Small study: ‘Broken heart’ syndrome increasing amid pandemic
A small study published Thursday claims it has found a significant increase in "broken heart syndrome" at two Ohio hospitals among some patients who don't have COVID-19.
(WVLT/CNN) - A small study published Thursday claims it has found a significant increase in “broken heart syndrome” at two Ohio hospitals among some patients who don’t have COVID-19. According to researchers, this could suggest that the physical, social and economic impacts of the pandemic are taking a physical toll.
Stress-induced cardiomopathy, often called “broken heart syndrome,” occurs when the heart muscles weaken, leading to chest pain and shortness of breath. It presents like a heart attack, but is triggered by stress, and in some cases, it can be fatal, CNN reported. Most patients usually recover within days or weeks.
Researchers at the Cleveland Clinic said they studied patients at two Ohio hospitals with heart trouble who were treated in spring 2020 and compared them to patients with similar issues over the last two years. According to their data, patients during the pandemic were two times likelier to have broken heart syndrome. The study was published in the medical journal JAMA Network Open.
CNN reported that the researchers looked at 1,914 patients from five two-month periods, including sampling more than 250 patients hospitalized in March and April, during the early days of the pandemic. Researchers concluded that the increase in the syndrome was likely connected to the “psychological, social, and economic stress” caused by the pandemic, which includes “imposed quarantine, lack of social interaction, strict physical distancing rules, and its economic consequences in people’s lives.”
"The pandemic has created a parallel environment which is not healthy," said Dr. Ankur Kalra, the cardiologist who led the study. "Emotional distancing is not healthy. The economic impact is not healthy. We've seen that as an increase in non-coronavirus deaths, and our study says that stress cardiomyopathy has gone up because of the stress that the pandemic has created."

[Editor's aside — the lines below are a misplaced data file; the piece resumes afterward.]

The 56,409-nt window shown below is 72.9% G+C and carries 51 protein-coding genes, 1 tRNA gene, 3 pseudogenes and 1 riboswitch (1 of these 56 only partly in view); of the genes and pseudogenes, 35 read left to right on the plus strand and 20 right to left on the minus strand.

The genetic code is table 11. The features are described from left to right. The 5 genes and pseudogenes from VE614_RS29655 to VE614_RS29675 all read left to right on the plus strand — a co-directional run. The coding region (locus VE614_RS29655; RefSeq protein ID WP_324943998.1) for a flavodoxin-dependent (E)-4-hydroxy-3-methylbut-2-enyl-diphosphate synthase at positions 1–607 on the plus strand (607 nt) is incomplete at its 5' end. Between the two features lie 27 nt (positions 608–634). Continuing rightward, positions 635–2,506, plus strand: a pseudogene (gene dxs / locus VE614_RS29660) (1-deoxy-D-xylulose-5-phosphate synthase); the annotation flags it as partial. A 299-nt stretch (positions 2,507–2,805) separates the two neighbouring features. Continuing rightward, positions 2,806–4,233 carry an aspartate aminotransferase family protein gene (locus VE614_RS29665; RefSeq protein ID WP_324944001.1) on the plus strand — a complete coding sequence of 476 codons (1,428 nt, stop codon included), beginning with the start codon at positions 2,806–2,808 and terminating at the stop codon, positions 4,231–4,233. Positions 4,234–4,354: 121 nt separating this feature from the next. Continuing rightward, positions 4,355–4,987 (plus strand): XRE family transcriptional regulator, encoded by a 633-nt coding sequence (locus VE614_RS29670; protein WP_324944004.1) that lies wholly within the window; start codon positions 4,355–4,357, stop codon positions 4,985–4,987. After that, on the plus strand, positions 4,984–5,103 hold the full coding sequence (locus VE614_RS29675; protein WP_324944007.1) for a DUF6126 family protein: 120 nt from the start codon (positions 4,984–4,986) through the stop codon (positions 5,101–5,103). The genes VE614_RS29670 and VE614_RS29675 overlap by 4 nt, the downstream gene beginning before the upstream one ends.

CNN reported that the research didn’t look at whether there was a connection between the syndrome and the stress of having COVID-19 or watching a loved one suffer from the disease; however, the researchers said the patients in the study were tested for coronavirus and none had positive results.
The study has its limits, CNN reported, as researchers said they only reviewed medical records from patients in northeastern Ohio and more work would be needed to find out if the same is true of other parts of the country.
The new study didn't find any meaningful change in the death rate between pre-pandemic patients and those who were hospitalized in March and April of this year, researchers said.
One expert on broken heart syndrome raised concerns about the potential for bias in the study.
“They might be completely right. I don’t object to the hypothesis. I object to the statistical methods,” said Dr. John Horowitz, an emeritus cardiology professor at the University of Adelaide in Australia, who has published more than 20 peer-reviewed papers on Takotsubo. CNN reported that the researchers only studied patients who received a cardiac catheterization, a procedure done to search for blockages in heart arteries. Horowitz said looking at only those patients could lead to biases because it might exclude older, sicker patients who are less likely to undergo the procedure.
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